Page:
In May of this year, Luckett deployed to Afghanistan. While his fellow troops treat him no differently from any other soldier in the field with him, Luckett has earned a nickname while over there..though the nickname was given to him by a shocked group of Afghan soldiers. Upon taking a knee while on patrol, his pants leg rode up, revealing a part of his prosthetic limb to a group of nearby Afghan soldiers. One gave him the nickname the “One-legged Warrior of Ashoqeh.” Quite poetic — wonder what nickname they would have given him had they seen his foamy right foot!
Luckett keeps several prosthetic legs in his bunk, each designed for different tasks, each with a carbon fiber socket that attaches to his thigh. One is fitted with a tennis shoe for running while the other is fitted with a boot. Another, made from rust-proof aluminum, has a waterproof Croc for showering. But by far the most important prosthetic leg in his arsenal has a high-tech axle that allows him to move smoothly over uneven terrain while on patrols. Best part, his squad leader painted its toenails purple.
You can read more on Luckett, the even leading up to his injuries and the extent of the injuries themselves, as well as what his life is like with the new prosthesis on the frontlines in this article from the associated press.
Pitman, Todd. “Wounded in Iraq, Double-amputee Returns to War.” Yahoo!News. Associated Press, 25 Sept. 2010. Web. 28 Sept. 2010.
Another assistive device that Auggie uses is a laser pointer walking stick. This nifty piece of gadgetry is a laser ranging system (like radar but using lasers). Lasering out in a grid pattern, the laser detects objects, obstacles, stairs, curbs, etc., and relays the information to the user with audible tones and tactile information, such a vibrations. The laser ranging system works by sending out a pulse of beams that time how long it takes the pulses to reflect back [Source].
Sounds like quite an amazing little bit of technology doesn’t it? Well, it is…or, at least it would be if it existed. As Christopher Gorham reveals in in this interview with Media Blvd Magazine. That is to say, Auggie’s cool laser walking cane doesn’t exist, but the technology is there.For instance, the Laser Cane (shown left) is one of the first types of walking canes to begin utilizing laser technology. Designed specifically to adress the walking needs of individuals with various neurological conditions, such as: Parkinson’s, ALS, Stroke, PSP, Multiple Sclerosis, Brain Injuries, Balance Disorders, and MSA, the Laser Cane utilizes laser technology to provide a target to step over, helping to overcome freezing episodes. What this means is, the beam creates a visual “obstacle” which forces the individual to life their foor up and over the beam, reducing the individuals tendency to drag, shuffle, or otherwise teeter on their feet.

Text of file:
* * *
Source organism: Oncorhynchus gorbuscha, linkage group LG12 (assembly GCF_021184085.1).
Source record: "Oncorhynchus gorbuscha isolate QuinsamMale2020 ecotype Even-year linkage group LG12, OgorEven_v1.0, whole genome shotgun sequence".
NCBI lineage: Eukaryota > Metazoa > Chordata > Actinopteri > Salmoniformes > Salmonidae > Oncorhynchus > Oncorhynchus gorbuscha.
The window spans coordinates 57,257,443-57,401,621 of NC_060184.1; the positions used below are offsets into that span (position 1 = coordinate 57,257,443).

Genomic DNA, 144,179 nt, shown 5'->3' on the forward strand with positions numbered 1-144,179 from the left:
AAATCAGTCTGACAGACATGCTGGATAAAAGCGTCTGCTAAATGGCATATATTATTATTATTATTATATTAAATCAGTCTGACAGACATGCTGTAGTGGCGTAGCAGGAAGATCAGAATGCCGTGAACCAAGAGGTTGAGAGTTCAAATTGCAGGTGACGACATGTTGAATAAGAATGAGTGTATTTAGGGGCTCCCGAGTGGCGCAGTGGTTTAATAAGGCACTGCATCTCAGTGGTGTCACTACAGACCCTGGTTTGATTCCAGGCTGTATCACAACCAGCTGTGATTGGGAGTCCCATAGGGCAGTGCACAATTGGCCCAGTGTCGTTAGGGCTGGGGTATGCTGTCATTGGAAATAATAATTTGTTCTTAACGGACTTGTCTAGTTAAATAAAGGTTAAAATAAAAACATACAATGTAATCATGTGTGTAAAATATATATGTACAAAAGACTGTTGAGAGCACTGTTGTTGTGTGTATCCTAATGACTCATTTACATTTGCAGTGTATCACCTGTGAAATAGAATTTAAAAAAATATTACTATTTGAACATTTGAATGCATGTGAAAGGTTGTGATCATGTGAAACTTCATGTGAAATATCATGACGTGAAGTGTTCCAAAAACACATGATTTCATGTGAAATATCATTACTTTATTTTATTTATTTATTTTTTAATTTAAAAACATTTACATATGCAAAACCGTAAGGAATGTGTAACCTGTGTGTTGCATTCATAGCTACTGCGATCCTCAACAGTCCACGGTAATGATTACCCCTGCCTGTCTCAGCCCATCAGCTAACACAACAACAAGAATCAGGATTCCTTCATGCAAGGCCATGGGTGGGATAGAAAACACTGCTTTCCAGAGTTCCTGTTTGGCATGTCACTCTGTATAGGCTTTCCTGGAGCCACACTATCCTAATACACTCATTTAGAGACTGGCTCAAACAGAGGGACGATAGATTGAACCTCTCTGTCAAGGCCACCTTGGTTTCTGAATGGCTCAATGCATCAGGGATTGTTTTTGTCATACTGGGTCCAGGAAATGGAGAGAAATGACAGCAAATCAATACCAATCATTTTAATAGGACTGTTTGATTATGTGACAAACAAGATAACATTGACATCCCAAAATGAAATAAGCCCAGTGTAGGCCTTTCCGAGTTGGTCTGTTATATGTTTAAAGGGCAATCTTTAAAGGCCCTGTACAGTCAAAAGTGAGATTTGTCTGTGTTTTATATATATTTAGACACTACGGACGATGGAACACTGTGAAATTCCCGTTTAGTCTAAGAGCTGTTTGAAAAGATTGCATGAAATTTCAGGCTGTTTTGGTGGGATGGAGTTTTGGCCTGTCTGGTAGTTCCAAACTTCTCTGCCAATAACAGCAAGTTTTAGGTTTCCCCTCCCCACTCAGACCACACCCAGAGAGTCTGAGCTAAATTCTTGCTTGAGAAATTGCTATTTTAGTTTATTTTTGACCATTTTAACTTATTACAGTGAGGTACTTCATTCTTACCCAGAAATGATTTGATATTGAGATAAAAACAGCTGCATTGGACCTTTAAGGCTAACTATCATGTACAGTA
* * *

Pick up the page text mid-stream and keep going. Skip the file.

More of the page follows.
But this Laser Cane doesn’t provide any assistance for the blind and certainly isn’t anything like the device that Auggie uses, right. So where’s that good stuff? Its existence is perhaps in the very near future with the laser walking cane developed by three Palestinian teenagers from the rufugee city Nablus. Their incredible invention can be seen in the news story below:
We watched Christina and Ali grow with each performance as they competed on the Summer’s hit show America’s Got Talent. The girls made it into the top 10, their Semi-finals performance beating out that of Connor Doran’s indoor kite-flying performance. Below is their performance in America’s Got Talent Top 10, singing “I Love You, I Do”:
This was Christina and Ali’s final performance; they did not move on to America’s Got Talent Top 4. But we wish Christina and Ali all the best as they continue forward in their lives and continue their advocacy and awareness for cystic fibrosis.
Famed chef Gordon Ramsey took MasterChef, a wildly popular show on the BBC in the UK, as well as Australia and New Zealand, to America, capping off the last of Fox Broadcasting’s summer line up. If you didn’t keep up with the show as it was airing, no worries — full episodes of the show can be watched at www.fox.com/masterchef with limited commercial interruption and finished in only a short 8 episodes.
Having its first run in America , the contestants were as diverse as the food they cooked. This years competition featured Jennifer, a homemaker with two special needs children, and Darrell who was born with Ectrodactyly, sometimes referred to as “Lobster-claw Syndrome.”
Both contestants only made is as far as the preliminary tryouts, but you can see them in action in the episodes Auditions Part 1 & 2 at www.fox.com/masterchefs.